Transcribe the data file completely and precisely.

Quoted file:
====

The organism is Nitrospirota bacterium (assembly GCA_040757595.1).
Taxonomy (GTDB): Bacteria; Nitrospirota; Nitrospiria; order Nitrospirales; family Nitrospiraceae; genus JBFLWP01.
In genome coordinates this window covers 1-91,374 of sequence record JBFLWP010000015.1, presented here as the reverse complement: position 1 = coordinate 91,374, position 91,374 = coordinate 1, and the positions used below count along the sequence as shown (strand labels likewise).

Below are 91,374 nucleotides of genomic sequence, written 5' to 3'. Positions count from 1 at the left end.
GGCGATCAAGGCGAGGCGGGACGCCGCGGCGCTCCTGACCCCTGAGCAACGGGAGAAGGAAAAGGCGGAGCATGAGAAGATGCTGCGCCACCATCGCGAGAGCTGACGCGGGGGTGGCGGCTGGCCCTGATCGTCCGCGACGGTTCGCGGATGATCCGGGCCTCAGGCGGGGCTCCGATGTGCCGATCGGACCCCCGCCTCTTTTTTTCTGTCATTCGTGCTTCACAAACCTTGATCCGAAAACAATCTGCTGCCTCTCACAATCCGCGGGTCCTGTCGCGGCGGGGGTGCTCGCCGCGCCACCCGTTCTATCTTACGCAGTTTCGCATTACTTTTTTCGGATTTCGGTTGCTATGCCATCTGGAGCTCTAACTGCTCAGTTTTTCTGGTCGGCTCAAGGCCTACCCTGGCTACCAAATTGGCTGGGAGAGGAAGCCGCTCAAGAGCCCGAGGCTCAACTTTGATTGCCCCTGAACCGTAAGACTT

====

The organism is Nitrospirota bacterium (assembly GCA_040757595.1).
Taxonomy (GTDB): Bacteria; Nitrospirota; Nitrospiria; order Nitrospirales; family Nitrospiraceae; genus JBFLWP01.
In genome coordinates this window covers 1-91,374 of sequence record JBFLWP010000015.1, presented here as the reverse complement: position 1 = coordinate 91,374, position 91,374 = coordinate 1, and the positions used below count along the sequence as shown (strand labels likewise).

Below are 91,374 nucleotides of genomic sequence, written 5' to 3'. Positions count from 1 at the left end.
GGCGATCAAGGCGAGGCGGGACGCCGCGGCGCTCCTGACCCCTGAGCAACGGGAGAAGGAAAAGGCGGAGCATGAGAAGATGCTGCGCCACCATCGCGAGAGCTGACGCGGGGGTGGCGGCTGGCCCTGATCGTCCGCGACGGTTCGCGGATGATCCGGGCCTCAGGCGGGGCTCCGATGTGCCGATCGGACCCCCGCCTCTTTTTTTCTGTCATTCGTGCTTCACAAACCTTGATCCGAAAACAATCTGCTGCCTCTCACAATCCGCGGGTCCTGTCGCGGCGGGGGTGCTCGCCGCGCCACCCGTTCTATCTTACGCAGTTTCGCATTACTTTTTTCGGATTTCGGTTGCTATGCCATCTGGAGCTCTAACTGCTCAGTTTTTCTGGTCGGCTCAAGGCCTACCCTGGCTACCAAATTGGCTGGGAGAGGAAGCCGCTCAAGAGCCCGAGGCTCAACTTTGATTGCCCCTGAACCGTAAGACTT